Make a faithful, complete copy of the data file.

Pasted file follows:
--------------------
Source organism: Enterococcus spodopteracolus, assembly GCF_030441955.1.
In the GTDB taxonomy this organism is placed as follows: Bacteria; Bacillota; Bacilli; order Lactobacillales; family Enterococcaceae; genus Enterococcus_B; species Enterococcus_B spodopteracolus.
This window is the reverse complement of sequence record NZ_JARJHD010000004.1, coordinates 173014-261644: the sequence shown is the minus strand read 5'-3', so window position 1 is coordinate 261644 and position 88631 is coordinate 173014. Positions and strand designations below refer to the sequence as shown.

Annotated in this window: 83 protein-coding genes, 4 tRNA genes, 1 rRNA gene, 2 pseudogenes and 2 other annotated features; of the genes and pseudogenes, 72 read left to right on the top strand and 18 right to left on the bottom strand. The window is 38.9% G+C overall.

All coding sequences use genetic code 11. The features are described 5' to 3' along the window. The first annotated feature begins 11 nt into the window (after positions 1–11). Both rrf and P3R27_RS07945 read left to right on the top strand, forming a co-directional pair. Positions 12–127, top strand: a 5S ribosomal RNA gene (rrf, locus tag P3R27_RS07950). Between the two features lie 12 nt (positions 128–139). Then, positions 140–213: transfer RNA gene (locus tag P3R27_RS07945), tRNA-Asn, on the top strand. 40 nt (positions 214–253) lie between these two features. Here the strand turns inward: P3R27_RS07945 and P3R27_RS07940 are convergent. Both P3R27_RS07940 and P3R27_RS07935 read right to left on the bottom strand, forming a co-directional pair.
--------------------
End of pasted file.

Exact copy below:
Source organism: Enterococcus spodopteracolus, assembly GCF_030441955.1.
In the GTDB taxonomy this organism is placed as follows: Bacteria; Bacillota; Bacilli; order Lactobacillales; family Enterococcaceae; genus Enterococcus_B; species Enterococcus_B spodopteracolus.
This window is the reverse complement of sequence record NZ_JARJHD010000004.1, coordinates 173014-261644: the sequence shown is the minus strand read 5'-3', so window position 1 is coordinate 261644 and position 88631 is coordinate 173014. Positions and strand designations below refer to the sequence as shown.

Annotated in this window: 83 protein-coding genes, 4 tRNA genes, 1 rRNA gene, 2 pseudogenes and 2 other annotated features; of the genes and pseudogenes, 72 read left to right on the top strand and 18 right to left on the bottom strand. The window is 38.9% G+C overall.

All coding sequences use genetic code 11. The features are described 5' to 3' along the window. The first annotated feature begins 11 nt into the window (after positions 1–11). Both rrf and P3R27_RS07945 read left to right on the top strand, forming a co-directional pair. Positions 12–127, top strand: a 5S ribosomal RNA gene (rrf, locus tag P3R27_RS07950). Between the two features lie 12 nt (positions 128–139). Then, positions 140–213: transfer RNA gene (locus tag P3R27_RS07945), tRNA-Asn, on the top strand. 40 nt (positions 214–253) lie between these two features. Here the strand turns inward: P3R27_RS07945 and P3R27_RS07940 are convergent. Both P3R27_RS07940 and P3R27_RS07935 read right to left on the bottom strand, forming a co-directional pair.